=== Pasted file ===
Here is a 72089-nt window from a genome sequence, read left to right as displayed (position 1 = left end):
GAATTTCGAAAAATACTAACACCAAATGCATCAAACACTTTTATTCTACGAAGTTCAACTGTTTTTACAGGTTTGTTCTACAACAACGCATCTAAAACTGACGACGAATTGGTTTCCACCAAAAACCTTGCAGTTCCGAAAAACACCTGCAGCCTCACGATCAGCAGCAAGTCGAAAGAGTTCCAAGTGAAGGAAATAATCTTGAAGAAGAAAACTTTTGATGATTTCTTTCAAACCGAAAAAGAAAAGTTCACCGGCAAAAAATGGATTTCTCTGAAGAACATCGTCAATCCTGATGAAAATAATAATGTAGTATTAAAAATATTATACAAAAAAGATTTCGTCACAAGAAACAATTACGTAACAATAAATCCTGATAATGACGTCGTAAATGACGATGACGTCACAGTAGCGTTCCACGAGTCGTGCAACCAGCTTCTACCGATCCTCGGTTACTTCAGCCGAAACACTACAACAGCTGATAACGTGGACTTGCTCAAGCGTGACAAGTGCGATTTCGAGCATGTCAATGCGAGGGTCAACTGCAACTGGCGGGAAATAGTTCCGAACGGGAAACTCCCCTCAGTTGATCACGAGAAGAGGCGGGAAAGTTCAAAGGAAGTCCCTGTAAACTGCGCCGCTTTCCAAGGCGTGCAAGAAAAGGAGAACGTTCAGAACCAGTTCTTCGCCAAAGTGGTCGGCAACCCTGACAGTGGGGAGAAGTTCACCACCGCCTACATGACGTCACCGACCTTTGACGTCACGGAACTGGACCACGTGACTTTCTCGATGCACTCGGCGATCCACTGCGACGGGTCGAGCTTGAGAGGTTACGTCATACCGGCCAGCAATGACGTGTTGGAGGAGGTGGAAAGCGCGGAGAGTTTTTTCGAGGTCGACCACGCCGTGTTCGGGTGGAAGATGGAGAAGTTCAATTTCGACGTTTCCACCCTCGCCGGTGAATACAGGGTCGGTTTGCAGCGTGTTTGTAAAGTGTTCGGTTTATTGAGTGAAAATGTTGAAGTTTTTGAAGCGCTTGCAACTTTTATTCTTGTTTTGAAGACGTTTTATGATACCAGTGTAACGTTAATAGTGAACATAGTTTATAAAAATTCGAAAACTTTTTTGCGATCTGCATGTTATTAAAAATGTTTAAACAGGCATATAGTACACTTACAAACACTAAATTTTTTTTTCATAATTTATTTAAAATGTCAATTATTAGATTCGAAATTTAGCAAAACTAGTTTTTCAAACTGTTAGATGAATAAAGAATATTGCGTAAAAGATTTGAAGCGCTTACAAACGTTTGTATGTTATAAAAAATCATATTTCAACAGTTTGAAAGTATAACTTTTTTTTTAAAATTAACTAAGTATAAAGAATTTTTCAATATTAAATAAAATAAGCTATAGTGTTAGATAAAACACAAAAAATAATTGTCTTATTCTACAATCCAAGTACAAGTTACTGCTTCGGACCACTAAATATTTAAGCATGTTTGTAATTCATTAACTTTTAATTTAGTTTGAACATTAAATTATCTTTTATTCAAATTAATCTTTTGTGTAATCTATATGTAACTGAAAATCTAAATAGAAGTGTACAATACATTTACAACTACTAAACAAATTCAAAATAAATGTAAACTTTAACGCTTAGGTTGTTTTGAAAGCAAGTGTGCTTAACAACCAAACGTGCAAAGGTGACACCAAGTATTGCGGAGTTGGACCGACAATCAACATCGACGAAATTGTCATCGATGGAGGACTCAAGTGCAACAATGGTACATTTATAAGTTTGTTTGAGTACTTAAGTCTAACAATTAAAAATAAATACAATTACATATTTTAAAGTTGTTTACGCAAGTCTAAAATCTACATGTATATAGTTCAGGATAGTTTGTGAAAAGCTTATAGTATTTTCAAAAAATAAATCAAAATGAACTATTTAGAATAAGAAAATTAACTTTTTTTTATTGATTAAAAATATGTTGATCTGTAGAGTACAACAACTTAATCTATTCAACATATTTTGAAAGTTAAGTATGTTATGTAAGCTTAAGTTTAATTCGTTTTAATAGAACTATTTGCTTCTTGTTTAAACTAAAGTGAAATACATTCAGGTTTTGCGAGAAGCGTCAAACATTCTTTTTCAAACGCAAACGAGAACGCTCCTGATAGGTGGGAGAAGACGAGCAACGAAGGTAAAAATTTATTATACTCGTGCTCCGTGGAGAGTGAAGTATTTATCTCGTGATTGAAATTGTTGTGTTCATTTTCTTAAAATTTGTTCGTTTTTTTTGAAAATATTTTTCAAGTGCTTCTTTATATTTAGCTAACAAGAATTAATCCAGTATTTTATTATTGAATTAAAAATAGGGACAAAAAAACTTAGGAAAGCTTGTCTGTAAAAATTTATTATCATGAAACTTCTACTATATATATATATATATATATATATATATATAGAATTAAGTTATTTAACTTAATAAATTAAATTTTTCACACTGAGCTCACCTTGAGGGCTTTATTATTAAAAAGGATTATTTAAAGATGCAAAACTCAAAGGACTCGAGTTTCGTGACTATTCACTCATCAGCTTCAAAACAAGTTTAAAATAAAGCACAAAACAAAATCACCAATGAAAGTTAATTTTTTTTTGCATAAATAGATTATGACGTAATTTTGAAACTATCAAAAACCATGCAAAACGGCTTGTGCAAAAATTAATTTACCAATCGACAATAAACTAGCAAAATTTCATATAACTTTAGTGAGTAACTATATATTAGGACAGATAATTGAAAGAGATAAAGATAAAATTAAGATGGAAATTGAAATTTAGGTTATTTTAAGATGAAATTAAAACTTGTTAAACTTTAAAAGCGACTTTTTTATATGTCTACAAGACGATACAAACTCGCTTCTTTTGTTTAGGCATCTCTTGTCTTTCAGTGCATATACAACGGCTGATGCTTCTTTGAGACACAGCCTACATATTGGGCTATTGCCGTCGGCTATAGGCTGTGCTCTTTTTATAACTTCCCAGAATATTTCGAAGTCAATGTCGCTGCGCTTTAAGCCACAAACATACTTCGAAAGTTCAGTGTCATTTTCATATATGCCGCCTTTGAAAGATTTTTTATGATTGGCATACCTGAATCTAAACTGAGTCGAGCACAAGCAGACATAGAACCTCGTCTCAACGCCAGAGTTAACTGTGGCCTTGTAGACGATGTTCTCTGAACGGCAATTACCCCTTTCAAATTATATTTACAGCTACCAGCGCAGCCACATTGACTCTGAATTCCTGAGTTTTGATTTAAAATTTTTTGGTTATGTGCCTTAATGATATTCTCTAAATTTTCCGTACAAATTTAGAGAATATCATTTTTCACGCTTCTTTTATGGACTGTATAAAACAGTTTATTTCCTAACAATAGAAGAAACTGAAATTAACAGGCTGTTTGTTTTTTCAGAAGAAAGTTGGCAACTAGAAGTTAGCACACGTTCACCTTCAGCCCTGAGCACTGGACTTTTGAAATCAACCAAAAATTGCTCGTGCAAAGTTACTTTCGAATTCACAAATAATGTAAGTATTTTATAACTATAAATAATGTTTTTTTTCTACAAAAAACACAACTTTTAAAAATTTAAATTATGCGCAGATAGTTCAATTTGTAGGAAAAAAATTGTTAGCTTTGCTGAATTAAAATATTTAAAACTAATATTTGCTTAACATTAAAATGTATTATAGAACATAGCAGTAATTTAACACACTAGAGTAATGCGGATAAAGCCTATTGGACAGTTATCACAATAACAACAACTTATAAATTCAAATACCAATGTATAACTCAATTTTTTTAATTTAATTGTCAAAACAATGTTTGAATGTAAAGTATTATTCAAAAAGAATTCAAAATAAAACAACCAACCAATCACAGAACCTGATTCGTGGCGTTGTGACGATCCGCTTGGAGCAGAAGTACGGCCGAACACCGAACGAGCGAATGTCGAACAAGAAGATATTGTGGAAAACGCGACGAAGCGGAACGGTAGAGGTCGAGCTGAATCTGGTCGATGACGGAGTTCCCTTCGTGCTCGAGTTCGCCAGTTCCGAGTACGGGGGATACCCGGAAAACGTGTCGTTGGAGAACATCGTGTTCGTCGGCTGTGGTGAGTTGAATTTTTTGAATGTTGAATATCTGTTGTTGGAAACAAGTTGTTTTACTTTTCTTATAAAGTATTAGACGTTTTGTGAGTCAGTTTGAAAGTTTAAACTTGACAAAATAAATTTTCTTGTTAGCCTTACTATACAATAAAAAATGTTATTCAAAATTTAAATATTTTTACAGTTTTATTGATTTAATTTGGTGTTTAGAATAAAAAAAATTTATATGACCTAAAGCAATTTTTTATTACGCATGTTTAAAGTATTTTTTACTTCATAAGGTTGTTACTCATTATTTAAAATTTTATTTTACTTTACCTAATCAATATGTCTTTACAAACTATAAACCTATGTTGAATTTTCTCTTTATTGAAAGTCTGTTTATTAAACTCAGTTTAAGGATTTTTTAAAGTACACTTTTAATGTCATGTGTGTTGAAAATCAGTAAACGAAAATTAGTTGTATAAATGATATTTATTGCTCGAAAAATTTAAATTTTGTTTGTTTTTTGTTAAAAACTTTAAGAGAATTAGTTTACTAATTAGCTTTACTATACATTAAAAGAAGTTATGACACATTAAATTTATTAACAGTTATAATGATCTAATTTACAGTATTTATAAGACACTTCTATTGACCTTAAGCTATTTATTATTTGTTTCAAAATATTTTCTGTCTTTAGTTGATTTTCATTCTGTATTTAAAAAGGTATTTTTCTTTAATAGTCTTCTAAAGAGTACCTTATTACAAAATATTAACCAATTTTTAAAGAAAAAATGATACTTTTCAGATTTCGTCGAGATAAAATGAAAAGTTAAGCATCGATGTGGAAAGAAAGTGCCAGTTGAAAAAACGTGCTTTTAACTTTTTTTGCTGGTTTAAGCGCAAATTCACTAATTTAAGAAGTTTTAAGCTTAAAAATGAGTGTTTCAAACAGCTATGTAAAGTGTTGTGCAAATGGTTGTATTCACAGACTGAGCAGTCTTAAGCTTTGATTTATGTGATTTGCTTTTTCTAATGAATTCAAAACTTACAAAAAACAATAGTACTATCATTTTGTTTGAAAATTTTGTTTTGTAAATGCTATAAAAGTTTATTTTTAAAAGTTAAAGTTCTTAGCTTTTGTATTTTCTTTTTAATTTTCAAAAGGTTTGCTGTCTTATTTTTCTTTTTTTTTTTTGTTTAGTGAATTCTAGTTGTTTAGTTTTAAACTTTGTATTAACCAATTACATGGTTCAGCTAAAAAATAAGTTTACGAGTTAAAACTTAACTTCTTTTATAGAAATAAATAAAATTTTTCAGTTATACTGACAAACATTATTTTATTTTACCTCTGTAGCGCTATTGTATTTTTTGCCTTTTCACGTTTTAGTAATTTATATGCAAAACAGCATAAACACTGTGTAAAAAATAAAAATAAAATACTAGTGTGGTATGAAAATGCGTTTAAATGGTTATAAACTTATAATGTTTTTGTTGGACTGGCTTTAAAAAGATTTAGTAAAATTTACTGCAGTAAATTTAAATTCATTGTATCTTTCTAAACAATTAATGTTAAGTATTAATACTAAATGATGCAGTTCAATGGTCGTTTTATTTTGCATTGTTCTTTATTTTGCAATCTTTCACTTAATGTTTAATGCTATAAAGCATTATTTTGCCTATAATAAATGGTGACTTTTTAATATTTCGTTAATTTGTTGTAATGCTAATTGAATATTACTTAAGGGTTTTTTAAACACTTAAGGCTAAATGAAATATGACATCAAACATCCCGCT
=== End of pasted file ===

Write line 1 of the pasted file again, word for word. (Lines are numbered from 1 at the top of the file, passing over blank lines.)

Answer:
Here is a 72089-nt window from a genome sequence, read left to right as displayed (position 1 = left end):